I do remember one day being on the phone to my mum, crying my eyes out because I couldn’t possibly smile at anyone else who came to visit because I just felt so low and confused. I literally couldn’t even squeeze one more smile out of my face. This is when my mum told me about the baby blues and it all started to make much more sense. Before this point I was terrified, convinced I was getting postnatal depression but in reality most women experience some sort of baby blues in the postpartum period and again I really wish I had been more prepared for this to happen.

After a couple of weeks and MANY tears later, the fog started to lift and I started to feel much more myself. I’d lost a lot of weight in those couple of weeks with breast feeding and not eating, and I thought this would make me feel great to drop some weight but I just felt sad that it had been under such tough circumstances (I’d take the extra bit of chub rub any day over those feelings). Again I felt super guilty my first couple of weeks hadn’t been spent on cloud 9 but instead had been clouded by these feelings – who invented the guilt feeling anyway? It’s a right wanker!

Some things we should all know –

  • Most women experience some sort of baby blues after having a baby. Each experience will be different and you may not experience it at all. It’s not to be feared or dreaded, just understood and to know it’s normal and you’ll get through it.
  • Don’t set expectations for after you’ve had a baby. Don’t TRY to be happy if you’re not, don’t try to lose weight straight away, don’t book loads of baby classes or arrange loads of visitors in those first couple of weeks. The truth is you really don’t know how you’ll feel and the first couple of weeks are just surviving in whatever way best suits you and your little family. If that means eating salads and having visitors every day – that’s fine, or maybe for you that’s ordering takeaways, locking your doors and not seeing anyone that’s also absolutely fine.
  • If these feelings continue or become too much to bare – contact your GP or health visitor straight away and ask for help. Postnatal Depression is nothing to be ashamed of and doesn’t make you a bad parent. You can do this and you’re not alone!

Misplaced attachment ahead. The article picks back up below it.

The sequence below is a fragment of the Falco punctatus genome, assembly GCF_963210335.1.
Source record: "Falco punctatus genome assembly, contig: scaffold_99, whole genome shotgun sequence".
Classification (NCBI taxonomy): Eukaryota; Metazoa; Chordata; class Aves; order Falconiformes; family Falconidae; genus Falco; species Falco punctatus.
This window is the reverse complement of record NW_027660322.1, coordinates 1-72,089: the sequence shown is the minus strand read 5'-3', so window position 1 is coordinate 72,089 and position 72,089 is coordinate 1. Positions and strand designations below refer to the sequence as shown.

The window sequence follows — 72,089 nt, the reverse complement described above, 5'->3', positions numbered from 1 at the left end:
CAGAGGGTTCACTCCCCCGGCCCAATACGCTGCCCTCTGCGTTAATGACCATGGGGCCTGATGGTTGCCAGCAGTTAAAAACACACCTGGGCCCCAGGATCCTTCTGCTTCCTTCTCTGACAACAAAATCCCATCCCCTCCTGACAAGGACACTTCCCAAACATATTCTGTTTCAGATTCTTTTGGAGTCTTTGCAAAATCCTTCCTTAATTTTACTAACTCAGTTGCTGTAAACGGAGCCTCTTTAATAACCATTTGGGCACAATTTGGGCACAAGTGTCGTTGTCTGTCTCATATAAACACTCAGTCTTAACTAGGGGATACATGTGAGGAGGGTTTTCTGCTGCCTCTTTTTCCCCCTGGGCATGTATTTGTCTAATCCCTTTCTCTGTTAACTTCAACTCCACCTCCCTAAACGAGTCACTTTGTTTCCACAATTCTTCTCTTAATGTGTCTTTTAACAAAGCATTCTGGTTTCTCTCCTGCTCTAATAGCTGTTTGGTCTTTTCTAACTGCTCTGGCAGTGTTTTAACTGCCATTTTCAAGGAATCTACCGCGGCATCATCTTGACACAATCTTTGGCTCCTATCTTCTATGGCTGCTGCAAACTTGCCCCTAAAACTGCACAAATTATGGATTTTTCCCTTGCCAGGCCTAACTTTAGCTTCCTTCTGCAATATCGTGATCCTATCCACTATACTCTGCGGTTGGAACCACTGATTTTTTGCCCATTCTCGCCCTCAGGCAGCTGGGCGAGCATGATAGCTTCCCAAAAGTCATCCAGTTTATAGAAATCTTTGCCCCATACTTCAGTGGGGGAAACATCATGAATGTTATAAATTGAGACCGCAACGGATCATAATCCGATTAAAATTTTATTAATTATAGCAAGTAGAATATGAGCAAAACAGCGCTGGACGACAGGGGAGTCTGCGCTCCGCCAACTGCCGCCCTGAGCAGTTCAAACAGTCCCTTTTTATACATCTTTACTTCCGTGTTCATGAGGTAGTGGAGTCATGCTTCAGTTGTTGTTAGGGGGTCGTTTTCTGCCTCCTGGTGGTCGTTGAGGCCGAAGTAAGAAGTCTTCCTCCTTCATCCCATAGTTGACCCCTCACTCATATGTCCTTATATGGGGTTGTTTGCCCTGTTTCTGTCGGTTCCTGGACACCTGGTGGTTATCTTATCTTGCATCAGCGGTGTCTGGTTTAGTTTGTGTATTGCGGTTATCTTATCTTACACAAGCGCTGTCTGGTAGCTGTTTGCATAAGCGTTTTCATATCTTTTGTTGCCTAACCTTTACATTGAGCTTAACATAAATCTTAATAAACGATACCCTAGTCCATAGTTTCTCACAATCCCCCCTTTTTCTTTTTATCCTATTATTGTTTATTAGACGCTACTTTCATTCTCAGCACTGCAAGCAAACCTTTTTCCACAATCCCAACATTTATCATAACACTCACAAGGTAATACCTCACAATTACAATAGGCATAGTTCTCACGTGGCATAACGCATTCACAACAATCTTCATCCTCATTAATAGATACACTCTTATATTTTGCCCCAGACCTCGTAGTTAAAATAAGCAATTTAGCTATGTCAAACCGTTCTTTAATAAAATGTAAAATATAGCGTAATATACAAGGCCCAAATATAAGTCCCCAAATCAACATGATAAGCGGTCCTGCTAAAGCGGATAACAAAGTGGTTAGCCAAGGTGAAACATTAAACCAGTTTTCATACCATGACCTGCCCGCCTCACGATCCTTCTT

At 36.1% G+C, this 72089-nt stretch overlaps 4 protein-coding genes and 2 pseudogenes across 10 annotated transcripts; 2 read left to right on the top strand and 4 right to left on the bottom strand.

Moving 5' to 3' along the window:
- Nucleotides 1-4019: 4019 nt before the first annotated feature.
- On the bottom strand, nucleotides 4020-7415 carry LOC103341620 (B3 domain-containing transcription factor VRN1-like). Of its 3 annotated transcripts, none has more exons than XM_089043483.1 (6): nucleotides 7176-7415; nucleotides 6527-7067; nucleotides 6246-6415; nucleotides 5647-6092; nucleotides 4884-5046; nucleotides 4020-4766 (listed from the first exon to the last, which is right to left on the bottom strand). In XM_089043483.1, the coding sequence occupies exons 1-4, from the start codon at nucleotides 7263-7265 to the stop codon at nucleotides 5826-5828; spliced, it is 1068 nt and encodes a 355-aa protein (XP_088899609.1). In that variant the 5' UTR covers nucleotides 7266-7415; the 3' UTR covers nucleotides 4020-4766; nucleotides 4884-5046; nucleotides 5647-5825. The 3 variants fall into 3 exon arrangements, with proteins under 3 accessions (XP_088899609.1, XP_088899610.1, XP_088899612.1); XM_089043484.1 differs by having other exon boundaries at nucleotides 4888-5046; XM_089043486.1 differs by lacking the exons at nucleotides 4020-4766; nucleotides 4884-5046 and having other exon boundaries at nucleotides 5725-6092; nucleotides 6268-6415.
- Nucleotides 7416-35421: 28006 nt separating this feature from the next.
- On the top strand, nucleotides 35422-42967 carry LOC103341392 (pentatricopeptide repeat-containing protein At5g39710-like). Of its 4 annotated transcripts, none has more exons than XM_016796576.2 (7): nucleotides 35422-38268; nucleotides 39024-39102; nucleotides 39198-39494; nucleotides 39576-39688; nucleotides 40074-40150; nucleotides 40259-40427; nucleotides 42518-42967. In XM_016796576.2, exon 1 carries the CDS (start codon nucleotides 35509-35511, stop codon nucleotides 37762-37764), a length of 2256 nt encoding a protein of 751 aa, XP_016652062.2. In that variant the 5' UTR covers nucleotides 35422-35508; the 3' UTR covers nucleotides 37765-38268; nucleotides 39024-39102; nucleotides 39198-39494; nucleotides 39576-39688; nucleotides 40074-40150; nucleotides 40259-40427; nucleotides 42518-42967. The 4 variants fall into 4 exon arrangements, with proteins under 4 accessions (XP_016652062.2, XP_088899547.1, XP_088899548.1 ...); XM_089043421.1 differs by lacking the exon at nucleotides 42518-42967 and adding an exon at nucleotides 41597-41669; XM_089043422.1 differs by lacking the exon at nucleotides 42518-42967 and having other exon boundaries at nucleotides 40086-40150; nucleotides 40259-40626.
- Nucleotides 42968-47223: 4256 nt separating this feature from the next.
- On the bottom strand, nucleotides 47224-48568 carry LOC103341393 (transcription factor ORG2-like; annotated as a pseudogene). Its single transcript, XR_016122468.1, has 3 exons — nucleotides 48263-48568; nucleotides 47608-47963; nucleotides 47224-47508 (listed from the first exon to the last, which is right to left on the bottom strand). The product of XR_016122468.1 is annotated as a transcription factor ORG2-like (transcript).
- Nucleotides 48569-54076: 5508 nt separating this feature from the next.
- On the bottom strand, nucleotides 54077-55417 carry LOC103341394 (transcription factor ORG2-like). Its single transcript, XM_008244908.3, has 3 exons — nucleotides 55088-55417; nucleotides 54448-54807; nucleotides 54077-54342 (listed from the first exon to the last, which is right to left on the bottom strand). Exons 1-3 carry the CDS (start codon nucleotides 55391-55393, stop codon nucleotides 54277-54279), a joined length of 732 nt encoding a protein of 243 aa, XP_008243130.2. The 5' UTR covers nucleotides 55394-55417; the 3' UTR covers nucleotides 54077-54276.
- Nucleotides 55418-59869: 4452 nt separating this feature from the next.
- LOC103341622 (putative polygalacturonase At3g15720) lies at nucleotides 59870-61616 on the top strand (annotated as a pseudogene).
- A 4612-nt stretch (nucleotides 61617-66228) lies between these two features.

• Parenthood is FUCKING HARD! It isn’t always smiles, cuddles and spit bubbles. It’s sometimes crying your eyes out because your baby won’t stop crying or won’t poo. Arguing with your partner because they aren’t holding your baby the way you want them to lol (my names Sophie and I’m fucking crazy), crying because you love this little person so much and you don’t want to fail, crying because your boobs are leaking everywhere and you’ve only just put these fresh clothes on. I think I also actually cried because I wanted another appointment with my obstetrician but I obviously wasn’t pregnant anymore so didn’t need one – HAHAH I can’t even explain why.
  • Communication is key. I really wish I’d communicated better with the people around me. Tell your family how you’re feeling and that you need a few days/weeks to yourself to adapt. Tell your friends if you need space or help. Cancel plans if you need to. Friends and family will still be there when you’re finally feeling more yourself so there’s really no rush. Most importantly, tell your partner exactly what you need from them and how they can better support you.
  • It’s completely normal to feel hate for your partner every now and again HA! When you’re up in the night feeding your little human and you can see them sleeping – I’d be lying if I said I hadn’t fantasised about smashing the full tub of Aptamil in his face. Or when they just breathe too much around you – seriously fuck off. And the times they go mowing the lawn or walking the dog and you’re stuck to the sofa breastfeeding – selfish twat (I really wouldn’t want to do any of these things anyway). But seriously,  I think the odd feelings of resentment here and there are completely normal – as long as they don’t stay around for too long and as long as you’re not acting on these feelings.

A note to my past self –

You’re not failing. You’re not a bad mum. You’ve been through a huge, life-changing experience and you’re allowed to take some time to adjust to that. Things will get easier over time. Everything is a phase. Carl isn’t trying to be annoying – he just is. You got this!

I do really hope this post can help someone prepare themselves a little better than I did. This is my personal experience, I know for some it won’t have been this bad and for others, even worse.

Please let me know in the comments box below what you think or if there’s any tips you can share!

Thanks for reading!

Lots of love,

Sophie xxxx

Visit her website here!